It’s the travel season and most of us are careful and buy travel insurance to cover any mishaps that may happen whilst on holiday However, though we read the insurance cover, few of us realise that in some instances the cover paid for is extremely limited or worse because of hidden limitations.
In our website we had already highlighted two instances where the interpretation of the insurance companies was restrictive and seriously changes the nature of the cover provided. In yet another more recent complaint about travel insurance it resulted that there was nothing in the information provided to indicate to the consumer that the travel insurance covered only the first leg of the journey. Thus if one was travelling to a place where the journey is not one direct flight, only the first leg is covered. The same applies if someone travels to a place to take a cruise, the insurance covers only the first leg, namely if anything happens and as a result you miss your cruise, you are not covered.
Absurd, unbelievable but regrettably true. This is the section of a policy issued by Citadel Insurance which covers Cancellation and Curtailment. If one goes through it, there is no indication of this limitation.
A consumer went for a holiday in the States. Part of the trip included a cruise. While in the States, days before taking the flight to catch the cruise, she got sick. The doctor who examined her recommended that she should not take the cruise. When she returned back home, she made a claim to the insurance. The claim was turned down on the basis that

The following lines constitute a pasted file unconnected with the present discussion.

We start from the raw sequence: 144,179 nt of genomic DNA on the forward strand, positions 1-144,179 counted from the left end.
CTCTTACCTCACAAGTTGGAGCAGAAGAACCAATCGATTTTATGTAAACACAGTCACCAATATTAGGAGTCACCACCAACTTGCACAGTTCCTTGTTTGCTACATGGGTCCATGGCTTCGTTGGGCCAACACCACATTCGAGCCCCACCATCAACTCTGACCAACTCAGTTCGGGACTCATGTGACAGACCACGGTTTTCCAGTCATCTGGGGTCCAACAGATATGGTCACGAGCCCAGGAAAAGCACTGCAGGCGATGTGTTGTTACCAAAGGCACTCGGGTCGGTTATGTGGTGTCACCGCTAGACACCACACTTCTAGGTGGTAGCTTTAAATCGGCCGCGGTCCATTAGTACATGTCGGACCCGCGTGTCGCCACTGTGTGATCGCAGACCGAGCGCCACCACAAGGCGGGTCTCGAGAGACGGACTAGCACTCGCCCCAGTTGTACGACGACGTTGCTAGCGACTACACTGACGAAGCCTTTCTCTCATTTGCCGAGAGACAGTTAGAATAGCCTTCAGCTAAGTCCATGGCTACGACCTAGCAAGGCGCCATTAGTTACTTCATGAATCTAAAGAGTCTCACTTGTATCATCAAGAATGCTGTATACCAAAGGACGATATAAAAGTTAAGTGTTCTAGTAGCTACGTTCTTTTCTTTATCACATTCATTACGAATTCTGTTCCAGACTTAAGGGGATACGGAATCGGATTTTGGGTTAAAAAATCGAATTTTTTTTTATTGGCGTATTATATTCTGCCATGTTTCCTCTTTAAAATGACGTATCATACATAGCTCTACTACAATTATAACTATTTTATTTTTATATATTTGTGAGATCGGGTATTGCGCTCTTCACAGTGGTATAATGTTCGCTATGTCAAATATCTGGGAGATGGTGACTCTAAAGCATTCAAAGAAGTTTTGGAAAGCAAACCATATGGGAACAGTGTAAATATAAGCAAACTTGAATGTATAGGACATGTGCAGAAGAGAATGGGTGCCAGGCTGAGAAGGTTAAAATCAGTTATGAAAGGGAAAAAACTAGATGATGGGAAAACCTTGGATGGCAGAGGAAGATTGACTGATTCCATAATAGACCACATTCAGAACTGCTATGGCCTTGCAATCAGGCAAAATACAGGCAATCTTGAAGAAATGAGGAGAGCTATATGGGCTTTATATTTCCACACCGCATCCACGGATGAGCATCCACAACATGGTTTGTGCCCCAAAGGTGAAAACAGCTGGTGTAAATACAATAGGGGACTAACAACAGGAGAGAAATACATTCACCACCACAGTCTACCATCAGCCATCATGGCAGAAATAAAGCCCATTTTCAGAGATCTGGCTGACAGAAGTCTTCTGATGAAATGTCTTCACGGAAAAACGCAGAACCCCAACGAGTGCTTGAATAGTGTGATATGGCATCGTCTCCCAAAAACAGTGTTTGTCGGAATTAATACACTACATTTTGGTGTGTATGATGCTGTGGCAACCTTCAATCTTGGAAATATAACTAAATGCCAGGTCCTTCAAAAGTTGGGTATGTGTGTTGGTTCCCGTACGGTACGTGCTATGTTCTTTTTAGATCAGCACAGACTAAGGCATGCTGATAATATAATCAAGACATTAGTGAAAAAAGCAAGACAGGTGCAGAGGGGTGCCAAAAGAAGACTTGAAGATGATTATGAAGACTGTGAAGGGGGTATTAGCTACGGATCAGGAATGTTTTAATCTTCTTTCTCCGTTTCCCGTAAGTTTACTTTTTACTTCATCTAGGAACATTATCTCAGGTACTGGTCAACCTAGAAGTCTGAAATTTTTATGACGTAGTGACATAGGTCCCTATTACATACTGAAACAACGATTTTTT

‘Cancellation means cancellation of a journey by the insured person(s) before leaving their Country of Residence, due to illness etc. Before the journey actually commences.’
We examined the policy to try to find this definition. Yet we could not find any such definition in the information that was given to the consumer. We asked Citadel to indicate where one can find this definition in the policy. They could not indicate where as it is not part of the policy. We thus maintained that the insurance should pay the consumer compensation. Yet Citadel refused as they are claiming that their interpretation is correct.
Our position is clear: This interpretation severely limits the policy. Since the consumer was not informed beforehand of this interpretation, this limit should not apply.
Our question is this: Why are consumers not given the definition of cancellation? Is it possible that if consumers are aware of this limitation they would not have taken the policy? BEWARE.